Parchment paper works well for preventing sticking, but it must lie flat on the bottom of the pan or it interferes with broth absorption and ease of turning roast. Trim it to be just a bit smaller than the bottom of the pan, if you’re using parchment paper versus oil to prevent sticking.

Leftovers make great sandwiches, hearty stews, and excellent vegan hot ‘wings’ or barbecue riblets.

Store in refrigerator for up to a week; for longer storage, cover roast slices in broth and freeze in an air-tight container.

Makes: enough to feed 6-8 hungry people, with leftovers. Preparation time: 20 minutes. Cooking time: 3 hours.


Image by the author.

7 thoughts on “Vegan Recipe: Sunday Dinner Roast and Roots”

    1. I would absolutely vote FOR prop 37, if I were a California voter. I think the histrionics with which the biotech and food manufacturing industry has approached the issue speaks to what a good idea it is — any increased transparency that freaks ’em out so much is most likely an excellent idea! ;-)

      Seriously, though, I think people have a right to know what they’re eating — and then to buy or avoid whatever suits them, for whatever reasons make sense to them. It should be consumer choice, not industry choice, what people put in their own bodies. That’s my opinion.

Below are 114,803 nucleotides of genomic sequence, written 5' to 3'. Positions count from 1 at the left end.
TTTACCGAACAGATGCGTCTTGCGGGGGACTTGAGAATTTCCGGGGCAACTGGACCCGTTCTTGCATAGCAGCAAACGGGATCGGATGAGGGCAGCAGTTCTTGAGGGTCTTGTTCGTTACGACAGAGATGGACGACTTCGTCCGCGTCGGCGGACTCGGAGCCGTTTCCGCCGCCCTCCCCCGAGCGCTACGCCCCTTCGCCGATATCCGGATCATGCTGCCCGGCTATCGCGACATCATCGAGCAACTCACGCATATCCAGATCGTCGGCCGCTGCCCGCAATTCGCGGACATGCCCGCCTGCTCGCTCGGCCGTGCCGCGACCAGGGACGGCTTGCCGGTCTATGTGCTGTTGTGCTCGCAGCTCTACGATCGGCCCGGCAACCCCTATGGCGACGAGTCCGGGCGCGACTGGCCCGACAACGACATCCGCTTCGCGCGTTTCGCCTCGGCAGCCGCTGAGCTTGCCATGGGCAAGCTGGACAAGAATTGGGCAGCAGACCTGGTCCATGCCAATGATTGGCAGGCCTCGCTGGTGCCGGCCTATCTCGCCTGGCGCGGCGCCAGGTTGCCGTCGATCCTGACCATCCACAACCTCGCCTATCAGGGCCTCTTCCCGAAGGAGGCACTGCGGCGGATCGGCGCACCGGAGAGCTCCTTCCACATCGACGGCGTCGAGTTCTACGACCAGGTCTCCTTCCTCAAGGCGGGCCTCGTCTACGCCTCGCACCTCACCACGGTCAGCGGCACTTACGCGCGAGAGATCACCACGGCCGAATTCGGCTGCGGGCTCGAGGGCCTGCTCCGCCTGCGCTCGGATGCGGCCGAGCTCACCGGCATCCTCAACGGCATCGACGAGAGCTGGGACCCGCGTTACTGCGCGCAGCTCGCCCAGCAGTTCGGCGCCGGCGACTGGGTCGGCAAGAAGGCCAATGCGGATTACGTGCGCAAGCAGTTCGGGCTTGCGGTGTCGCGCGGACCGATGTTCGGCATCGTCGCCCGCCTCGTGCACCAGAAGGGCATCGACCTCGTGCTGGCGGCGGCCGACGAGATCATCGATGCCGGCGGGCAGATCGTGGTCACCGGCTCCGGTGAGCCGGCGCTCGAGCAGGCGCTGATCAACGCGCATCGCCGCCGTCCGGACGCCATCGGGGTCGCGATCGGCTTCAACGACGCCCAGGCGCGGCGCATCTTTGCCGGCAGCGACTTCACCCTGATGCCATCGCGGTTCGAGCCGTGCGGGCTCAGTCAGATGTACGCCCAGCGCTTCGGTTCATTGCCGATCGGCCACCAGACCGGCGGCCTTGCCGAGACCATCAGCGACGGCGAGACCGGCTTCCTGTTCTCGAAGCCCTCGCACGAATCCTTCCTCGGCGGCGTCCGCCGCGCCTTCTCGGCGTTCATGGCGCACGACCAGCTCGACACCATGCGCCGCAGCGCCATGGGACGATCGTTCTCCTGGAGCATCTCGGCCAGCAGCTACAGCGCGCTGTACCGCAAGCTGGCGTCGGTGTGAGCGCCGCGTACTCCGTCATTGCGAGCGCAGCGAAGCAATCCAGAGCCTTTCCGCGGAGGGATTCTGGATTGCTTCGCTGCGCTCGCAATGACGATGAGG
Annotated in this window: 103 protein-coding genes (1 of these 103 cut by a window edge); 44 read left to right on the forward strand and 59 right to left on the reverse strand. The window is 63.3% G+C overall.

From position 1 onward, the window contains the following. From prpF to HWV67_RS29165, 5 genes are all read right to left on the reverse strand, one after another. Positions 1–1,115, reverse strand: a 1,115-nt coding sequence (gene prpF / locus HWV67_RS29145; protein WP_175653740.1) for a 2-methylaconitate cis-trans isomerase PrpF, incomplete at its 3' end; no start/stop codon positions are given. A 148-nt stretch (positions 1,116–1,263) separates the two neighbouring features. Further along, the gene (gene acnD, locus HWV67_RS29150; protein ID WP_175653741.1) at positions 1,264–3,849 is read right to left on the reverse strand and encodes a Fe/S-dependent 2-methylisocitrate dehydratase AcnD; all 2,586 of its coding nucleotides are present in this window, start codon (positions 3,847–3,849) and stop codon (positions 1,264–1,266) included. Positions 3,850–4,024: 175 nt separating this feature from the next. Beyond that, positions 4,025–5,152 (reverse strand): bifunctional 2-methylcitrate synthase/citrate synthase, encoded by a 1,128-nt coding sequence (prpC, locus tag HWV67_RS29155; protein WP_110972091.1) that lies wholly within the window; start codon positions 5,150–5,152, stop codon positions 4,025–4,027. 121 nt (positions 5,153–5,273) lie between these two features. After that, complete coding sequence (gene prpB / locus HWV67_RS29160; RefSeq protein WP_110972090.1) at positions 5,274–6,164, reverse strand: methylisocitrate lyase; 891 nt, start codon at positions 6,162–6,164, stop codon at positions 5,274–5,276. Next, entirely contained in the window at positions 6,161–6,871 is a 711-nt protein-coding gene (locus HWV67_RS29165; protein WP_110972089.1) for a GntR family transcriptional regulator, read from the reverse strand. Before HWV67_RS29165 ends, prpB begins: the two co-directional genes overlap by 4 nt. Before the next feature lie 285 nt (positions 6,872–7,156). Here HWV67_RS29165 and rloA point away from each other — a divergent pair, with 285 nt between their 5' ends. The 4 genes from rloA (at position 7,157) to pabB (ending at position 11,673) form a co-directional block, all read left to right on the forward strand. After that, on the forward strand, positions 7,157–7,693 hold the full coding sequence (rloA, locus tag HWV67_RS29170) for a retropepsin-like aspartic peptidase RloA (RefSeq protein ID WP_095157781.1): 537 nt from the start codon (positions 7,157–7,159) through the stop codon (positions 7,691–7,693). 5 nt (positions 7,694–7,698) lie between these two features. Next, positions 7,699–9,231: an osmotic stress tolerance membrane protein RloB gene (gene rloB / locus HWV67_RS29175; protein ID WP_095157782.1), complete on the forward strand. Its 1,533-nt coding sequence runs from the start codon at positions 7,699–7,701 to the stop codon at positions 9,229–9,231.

Yes on 37!

      Thanks for reading, and for the question.

  1. Tanya: Good advice. What is troubling about this measure is that it contains language that is so much more than the GE in your food issue. I know you don’t live in California so you might not be completely aware of the other aspects of Prop. 37, but it is coauthored by Jim Wheaton, an attorney who was successful in getting Prop. 65 passed several years ago in California. This measure made it mandatory for signs to be placed in buildings saying “This facility contains materials that have been known to cause cancer.” Included in the toxic elements was Vitamin A — go figure. These signs are everywhere in the state and people have stopped paying attention to them. Anyway, Wheaton’s law firm has sued and won more than $500,000 against building owners, shop owners and manufacturers over the tiniest “infractions” found in Prop. 65. And he is now pushing Prop. 37 that allows anyone to sue manufacturers, growers, grocers and others for not having the correct GE labeling on their products, and, get this, they don’t have to prove that any damage has been done to consumers. This is really an area that is bothering me. Any advice?